As part of a student's thesis, the Laboratory of Digital Humanities at EPFL has developed an application that aims at rearranging literary works by changing their chapter order. "The human simulation" a saga written by the Swiss writer Daniel de Roulet and whose tenth and final volume was released today, is the basis for this experiment.
We already had the Hundred Thousand Billion Poems, Raymond Queneau's book in which the reader can compose sonnets by choosing each verse out of ten possibilities. Well, as of today we have The Human Simulation in digital format. It results from a joint project between the Laboratory of Digital humanities (DH Lab) at EPFL, led by Frédéric Kaplan, and the Swiss writer Daniel de Roulet. It offers a new type of reading path through a book sequence – ten novels – that explore 75 years of nuclear history between Japan, Ukraine and the United States.
Developed as a free application (in French) for smartphones, tablets or computers, The Human Simulation offers a neat and dynamic reading experience of ten different books. At least in appearance. They are all certainly based on the same corpus: 297 chapters of the eponymous saga, written between 1990 and 2014 by Daniel de Roulet - the last book, Le démantèlement du cœur, is now available-. "Each chapter constitutes a narrative unit with enough elements in common with the other chapters of the saga so that it is possible to read them in a different order than that of the publication," explained the writer. Accordingly, he was able to "reconstruct" six stories and three novels of varying lengths (from one to 38 chapters) by obtaining their material from the ten books making up the saga. The last reconstruction, named Total simulation brings the entire work together.
In order to do this work, the author ensured - intuitively, he affirms - the consistency of each "new" story made available by the application. "By carrying out an algorithmic analysis of the text, we aim to formalize the process of writing, and eventually synthesizing the text, explained Cyril Bornet, doctoral student at the DH Lab and developer of the application released today. In this respect, Daniel de Roulet's saga is an excellent narrative testing ground."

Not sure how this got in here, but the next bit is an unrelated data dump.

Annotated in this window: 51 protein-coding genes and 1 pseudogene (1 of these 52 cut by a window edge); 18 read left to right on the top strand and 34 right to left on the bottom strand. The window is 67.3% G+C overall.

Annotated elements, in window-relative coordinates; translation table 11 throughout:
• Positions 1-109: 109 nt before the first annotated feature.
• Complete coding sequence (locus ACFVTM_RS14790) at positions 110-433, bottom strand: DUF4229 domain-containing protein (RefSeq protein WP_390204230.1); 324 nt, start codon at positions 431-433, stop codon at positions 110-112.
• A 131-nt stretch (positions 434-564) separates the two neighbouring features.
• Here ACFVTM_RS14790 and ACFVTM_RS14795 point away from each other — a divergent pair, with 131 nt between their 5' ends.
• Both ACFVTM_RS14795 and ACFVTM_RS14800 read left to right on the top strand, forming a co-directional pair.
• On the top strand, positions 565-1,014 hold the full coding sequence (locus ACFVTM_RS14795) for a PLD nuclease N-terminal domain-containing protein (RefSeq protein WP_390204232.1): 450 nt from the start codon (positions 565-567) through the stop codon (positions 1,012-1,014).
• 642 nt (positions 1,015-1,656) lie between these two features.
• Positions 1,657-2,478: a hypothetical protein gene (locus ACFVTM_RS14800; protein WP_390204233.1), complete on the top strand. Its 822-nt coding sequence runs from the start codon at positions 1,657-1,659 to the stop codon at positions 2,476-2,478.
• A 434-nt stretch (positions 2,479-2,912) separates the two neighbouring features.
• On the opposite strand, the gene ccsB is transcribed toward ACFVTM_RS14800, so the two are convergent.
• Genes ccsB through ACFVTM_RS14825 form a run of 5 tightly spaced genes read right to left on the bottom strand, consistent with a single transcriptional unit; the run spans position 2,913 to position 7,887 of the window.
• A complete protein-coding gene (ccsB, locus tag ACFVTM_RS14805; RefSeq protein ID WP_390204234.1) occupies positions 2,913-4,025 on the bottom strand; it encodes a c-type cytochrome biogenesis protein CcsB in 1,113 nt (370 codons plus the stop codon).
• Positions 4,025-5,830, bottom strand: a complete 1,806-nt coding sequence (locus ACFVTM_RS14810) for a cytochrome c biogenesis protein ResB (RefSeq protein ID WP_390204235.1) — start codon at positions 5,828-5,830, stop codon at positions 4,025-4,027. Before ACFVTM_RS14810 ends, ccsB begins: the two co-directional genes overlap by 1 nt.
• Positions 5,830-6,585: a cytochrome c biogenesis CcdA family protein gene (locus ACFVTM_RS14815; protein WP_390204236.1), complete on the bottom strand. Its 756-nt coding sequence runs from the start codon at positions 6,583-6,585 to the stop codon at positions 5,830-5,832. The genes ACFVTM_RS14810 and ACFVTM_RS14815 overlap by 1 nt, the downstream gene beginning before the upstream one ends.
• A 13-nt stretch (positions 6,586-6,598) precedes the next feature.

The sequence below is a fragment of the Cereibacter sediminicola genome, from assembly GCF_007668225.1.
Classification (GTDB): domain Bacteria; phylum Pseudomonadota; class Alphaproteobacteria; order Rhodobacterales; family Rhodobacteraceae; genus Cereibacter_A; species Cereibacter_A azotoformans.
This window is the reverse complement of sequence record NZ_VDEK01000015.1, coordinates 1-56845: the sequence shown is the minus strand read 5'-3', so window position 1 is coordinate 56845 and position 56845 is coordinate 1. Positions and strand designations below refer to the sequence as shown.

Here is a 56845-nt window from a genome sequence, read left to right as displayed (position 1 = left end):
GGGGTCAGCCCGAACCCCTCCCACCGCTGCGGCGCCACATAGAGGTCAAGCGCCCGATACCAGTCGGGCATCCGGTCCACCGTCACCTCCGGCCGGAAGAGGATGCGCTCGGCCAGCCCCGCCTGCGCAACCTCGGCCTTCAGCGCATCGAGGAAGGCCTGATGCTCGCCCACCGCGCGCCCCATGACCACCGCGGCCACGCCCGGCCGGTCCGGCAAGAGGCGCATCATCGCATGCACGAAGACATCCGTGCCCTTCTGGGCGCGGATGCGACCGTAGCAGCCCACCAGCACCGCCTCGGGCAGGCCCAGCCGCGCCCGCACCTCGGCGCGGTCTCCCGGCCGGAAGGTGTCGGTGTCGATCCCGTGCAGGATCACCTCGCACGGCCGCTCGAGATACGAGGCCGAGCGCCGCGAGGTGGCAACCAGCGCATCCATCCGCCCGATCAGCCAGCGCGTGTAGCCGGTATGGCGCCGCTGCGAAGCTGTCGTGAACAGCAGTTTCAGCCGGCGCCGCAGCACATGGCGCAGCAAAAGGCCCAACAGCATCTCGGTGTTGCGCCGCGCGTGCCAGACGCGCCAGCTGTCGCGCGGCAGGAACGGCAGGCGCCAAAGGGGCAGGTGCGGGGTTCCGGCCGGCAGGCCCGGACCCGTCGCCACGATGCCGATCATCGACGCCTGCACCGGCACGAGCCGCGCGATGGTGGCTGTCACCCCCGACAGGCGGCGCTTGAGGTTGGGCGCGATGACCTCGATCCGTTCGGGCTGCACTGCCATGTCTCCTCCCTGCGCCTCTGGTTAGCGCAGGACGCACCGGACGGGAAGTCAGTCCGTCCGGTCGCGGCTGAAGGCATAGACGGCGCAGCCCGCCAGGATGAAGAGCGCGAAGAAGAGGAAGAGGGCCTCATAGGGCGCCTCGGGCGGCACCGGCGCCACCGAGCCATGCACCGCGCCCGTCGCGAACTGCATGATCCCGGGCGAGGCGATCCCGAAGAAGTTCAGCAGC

The goal of the research on storytelling conducted by the DH Lab goes beyond the "reconstruction" of existing literary works. It also aims to take into account readers' changing habits, which currently favor short intrigues to long narrative structures. "This tendency is not limited to fictional literature, it happens in a variety of domains," said Cyril Bornet.
It could be argued that this approach is rather iconoclastic. Indeed, Daniel de Roulet admits that he was "shocked by the way DH Lab researchers saw literary material as a simple mathematical variable, without feeling much consideration for the author's writing throes..." But this did not stop him from getting excited about the project and actively participating in it.
As part of his thesis, Cyril Bornet wants to "analyze, through the use of computer tools, how digital media influence the way literary works are written, he said. New media give readers an active role as they can share their impressions and understanding of the work. On the other hand, it is also possible to ascertain the most read passages, the reading order of stories, etc... "
The sheer volume of information that can be systematically collected through digital media will –perhaps- contribute to a reinvention of the very writing profession.
Explore further: Study finds children use traditional and digital books for different purposes